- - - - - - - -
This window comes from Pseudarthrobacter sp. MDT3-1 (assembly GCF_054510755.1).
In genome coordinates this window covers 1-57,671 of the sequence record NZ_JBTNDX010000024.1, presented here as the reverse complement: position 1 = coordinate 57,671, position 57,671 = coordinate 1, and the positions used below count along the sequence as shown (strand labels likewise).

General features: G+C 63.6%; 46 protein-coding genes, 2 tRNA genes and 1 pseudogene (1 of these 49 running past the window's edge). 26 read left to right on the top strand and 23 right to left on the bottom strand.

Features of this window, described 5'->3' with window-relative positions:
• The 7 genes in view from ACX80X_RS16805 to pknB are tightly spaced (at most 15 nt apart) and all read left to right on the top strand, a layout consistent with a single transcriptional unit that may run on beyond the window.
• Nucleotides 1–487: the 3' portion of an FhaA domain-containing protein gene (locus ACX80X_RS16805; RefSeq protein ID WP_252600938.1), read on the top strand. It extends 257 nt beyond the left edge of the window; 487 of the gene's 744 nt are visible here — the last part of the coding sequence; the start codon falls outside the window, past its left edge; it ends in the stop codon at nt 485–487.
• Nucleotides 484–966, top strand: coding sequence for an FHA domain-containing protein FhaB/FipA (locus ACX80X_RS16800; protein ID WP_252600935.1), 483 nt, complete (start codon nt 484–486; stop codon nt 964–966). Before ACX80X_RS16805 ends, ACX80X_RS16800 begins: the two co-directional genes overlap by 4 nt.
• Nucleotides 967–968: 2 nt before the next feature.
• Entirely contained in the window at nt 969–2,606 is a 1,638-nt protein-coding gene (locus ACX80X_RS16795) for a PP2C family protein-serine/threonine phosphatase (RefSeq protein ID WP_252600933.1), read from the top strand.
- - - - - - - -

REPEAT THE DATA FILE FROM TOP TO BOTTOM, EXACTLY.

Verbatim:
This window comes from Pseudarthrobacter sp. MDT3-1 (assembly GCF_054510755.1).
In genome coordinates this window covers 1-57,671 of the sequence record NZ_JBTNDX010000024.1, presented here as the reverse complement: position 1 = coordinate 57,671, position 57,671 = coordinate 1, and the positions used below count along the sequence as shown (strand labels likewise).

General features: G+C 63.6%; 46 protein-coding genes, 2 tRNA genes and 1 pseudogene (1 of these 49 running past the window's edge). 26 read left to right on the top strand and 23 right to left on the bottom strand.

Features of this window, described 5'->3' with window-relative positions:
• The 7 genes in view from ACX80X_RS16805 to pknB are tightly spaced (at most 15 nt apart) and all read left to right on the top strand, a layout consistent with a single transcriptional unit that may run on beyond the window.
• Nucleotides 1–487: the 3' portion of an FhaA domain-containing protein gene (locus ACX80X_RS16805; RefSeq protein ID WP_252600938.1), read on the top strand. It extends 257 nt beyond the left edge of the window; 487 of the gene's 744 nt are visible here — the last part of the coding sequence; the start codon falls outside the window, past its left edge; it ends in the stop codon at nt 485–487.
• Nucleotides 484–966, top strand: coding sequence for an FHA domain-containing protein FhaB/FipA (locus ACX80X_RS16800; protein ID WP_252600935.1), 483 nt, complete (start codon nt 484–486; stop codon nt 964–966). Before ACX80X_RS16805 ends, ACX80X_RS16800 begins: the two co-directional genes overlap by 4 nt.
• Nucleotides 967–968: 2 nt before the next feature.
• Entirely contained in the window at nt 969–2,606 is a 1,638-nt protein-coding gene (locus ACX80X_RS16795) for a PP2C family protein-serine/threonine phosphatase (RefSeq protein ID WP_252600933.1), read from the top strand.